But both Suarez and Sturridge attacked primarily through the centre (their average positions in the match virtually coinciding), with the former playing off the latter. Their link-up play was excellent and the two seem to have developed an instant understanding, which was most evident in the build-up to Suarez’s goal when Sturridge’s vision and subsequent dummy took two players out of the equation for the Uruguayan to run into acres of space and slot the ball home. It’s a pity that Lucas will get the assist for the goal because Sturridge played the most crucial part.
The positional flexibility and incisive movement of Liverpool’s players made it virtually impossible for Norwich to track their counterparts. The home side’s pair-wise positional switching was extremely effective.
Suarez and Henderson took turns to intelligently drift towards the left but were largely central (average positions of both were very central) due to the presence of Johnson in a highly advanced role on the left (Johnson’s average position was nearly as advanced as Downing on the other wing).
Sturridge drifted towards the right when Downing roamed inside. And Liverpool’s two strikers would often take turns in dropping deep into midfield to collect the ball, triggering a forward run from Gerrard.
The transitions were seamless and Liverpool were in no immediate danger of being exposed due to Norwich’s lack of pressing and the fact that they were camped so far from their attacking end.
Suarez, especially, played with the imagination of a man who has been afforded extra freedom on the pitch. The former Ajax man is at his liveliest best with energetic players around him. Under Kenny Dalglish’s management, the combination of him and Dirk Kuyt upfront along with Henderson and Downing, or Maxi Rodriguez, on either flank resulted in Liverpool’s best performances – a three-nil win against Bolton at Anfield an apt example.
|Suarez thoroughly enjoyed the company of versatile players|
When played with the likes of Jonjo Shelvey, Andy Carroll, Suso and Joe Allen, the Uruguayan has often not reached the level he wishes to. The reason behind it is evident. The energy, versatility and movements of only certain type of players complement Suarez’s actions on the pitch which, in turn, is crucial to Liverpool’s overall performance.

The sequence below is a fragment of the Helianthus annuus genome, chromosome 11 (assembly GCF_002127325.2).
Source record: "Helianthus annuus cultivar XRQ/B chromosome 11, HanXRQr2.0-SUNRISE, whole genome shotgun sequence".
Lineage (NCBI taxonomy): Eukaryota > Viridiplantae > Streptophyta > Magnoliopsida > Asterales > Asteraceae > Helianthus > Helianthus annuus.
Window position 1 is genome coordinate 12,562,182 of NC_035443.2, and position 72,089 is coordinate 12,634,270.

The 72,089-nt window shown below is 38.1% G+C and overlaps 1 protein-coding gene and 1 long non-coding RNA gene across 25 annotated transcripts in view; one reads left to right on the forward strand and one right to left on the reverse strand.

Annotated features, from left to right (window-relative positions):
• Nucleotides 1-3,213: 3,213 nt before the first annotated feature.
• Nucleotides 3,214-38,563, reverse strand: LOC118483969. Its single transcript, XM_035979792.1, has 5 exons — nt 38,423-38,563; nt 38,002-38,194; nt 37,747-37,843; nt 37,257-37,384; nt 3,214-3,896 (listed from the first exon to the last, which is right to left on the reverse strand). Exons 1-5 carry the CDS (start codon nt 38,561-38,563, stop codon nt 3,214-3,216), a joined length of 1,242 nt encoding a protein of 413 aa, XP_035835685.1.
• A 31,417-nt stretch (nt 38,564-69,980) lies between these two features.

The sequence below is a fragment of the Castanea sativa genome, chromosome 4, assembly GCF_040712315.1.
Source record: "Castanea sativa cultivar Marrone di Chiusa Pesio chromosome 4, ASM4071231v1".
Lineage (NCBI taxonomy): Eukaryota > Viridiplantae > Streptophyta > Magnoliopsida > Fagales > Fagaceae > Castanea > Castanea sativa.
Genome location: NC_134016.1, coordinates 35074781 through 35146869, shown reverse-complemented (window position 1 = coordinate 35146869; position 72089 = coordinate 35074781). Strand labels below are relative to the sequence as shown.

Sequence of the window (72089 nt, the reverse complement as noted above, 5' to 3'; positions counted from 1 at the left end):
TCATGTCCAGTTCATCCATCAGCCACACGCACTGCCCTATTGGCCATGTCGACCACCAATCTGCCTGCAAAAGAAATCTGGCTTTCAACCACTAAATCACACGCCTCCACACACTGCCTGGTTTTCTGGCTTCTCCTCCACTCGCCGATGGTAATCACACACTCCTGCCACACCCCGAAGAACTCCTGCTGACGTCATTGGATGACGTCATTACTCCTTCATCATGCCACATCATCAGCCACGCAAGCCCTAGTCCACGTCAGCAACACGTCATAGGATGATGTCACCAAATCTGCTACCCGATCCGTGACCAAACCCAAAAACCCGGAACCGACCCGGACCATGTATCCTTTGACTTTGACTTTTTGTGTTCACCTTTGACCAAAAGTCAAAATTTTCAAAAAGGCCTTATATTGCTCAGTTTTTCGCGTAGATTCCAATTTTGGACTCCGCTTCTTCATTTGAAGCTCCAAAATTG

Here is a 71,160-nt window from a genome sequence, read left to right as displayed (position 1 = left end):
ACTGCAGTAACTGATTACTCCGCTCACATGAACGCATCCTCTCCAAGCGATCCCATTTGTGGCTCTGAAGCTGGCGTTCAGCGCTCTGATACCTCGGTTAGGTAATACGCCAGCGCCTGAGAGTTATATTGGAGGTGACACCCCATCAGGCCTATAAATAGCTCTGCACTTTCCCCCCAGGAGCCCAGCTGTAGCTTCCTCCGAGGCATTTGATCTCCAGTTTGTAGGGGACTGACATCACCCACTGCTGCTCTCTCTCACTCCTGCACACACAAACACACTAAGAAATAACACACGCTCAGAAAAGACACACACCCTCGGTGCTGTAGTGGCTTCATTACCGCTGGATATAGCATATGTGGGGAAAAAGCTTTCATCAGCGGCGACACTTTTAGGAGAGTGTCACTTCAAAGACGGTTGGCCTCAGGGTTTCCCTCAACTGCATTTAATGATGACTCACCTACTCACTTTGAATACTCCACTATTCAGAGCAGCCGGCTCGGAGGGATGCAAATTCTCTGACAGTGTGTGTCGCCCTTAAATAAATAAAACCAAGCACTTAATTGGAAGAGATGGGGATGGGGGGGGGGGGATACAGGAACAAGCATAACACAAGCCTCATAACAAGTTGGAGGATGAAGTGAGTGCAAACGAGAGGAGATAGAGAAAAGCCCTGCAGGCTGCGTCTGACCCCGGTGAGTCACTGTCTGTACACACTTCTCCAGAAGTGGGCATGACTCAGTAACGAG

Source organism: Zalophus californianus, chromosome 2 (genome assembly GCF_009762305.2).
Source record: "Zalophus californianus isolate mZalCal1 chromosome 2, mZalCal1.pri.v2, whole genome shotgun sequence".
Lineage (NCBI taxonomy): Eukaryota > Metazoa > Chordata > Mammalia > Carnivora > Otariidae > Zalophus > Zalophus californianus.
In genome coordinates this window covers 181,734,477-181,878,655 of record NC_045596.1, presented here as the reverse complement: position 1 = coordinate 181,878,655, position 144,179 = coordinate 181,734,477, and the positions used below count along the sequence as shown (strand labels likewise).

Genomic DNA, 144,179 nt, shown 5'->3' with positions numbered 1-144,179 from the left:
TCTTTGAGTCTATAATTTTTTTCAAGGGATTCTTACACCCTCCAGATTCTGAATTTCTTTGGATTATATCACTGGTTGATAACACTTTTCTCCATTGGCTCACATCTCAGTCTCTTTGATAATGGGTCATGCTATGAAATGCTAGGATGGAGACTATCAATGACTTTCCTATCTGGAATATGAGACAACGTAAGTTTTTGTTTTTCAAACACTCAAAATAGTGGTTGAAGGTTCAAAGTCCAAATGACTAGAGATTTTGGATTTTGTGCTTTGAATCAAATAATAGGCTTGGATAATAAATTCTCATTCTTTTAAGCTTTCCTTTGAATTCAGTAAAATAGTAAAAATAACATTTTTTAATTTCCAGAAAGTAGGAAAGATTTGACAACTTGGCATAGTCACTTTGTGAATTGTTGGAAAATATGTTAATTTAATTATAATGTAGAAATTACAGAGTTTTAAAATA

In Daniel Sturridge, Stewart Downing, Jordan Henderson and second half substitute Fabio Borini, Liverpool may not have the most technical of players, but they’re certainly effective in getting the best out of the Uruguayan forward who once again created the most number of chances for his side.
The same set of players and their energies also play a major role in getting the best out of Gerrard. The skipper’s range of passing flourishes with so many runners to pick out from. He completed the match with an astonishing 115 passes (93% passing accuracy), which was far and away the highest in the match. He also completed 20 of his 23 long-ball attempts – an indication that with the right kind of movement ahead of him, his love for ‘Hollywood balls’ isn’t a hindrance to the system.
There were plenty of other positives for Liverpool like Henderson’s brilliant volley and his ever-growing confidence, Jamie Carragher’s flawless display, a glimpse of Wisdom’s attacking side and Sturridge becoming the first Liverpool player to score in his first three matches for the club since Ray Kennedy did it back in 1974.
But the most significant takeaway from Saturday should be the coherent movement of this specific starting eleven.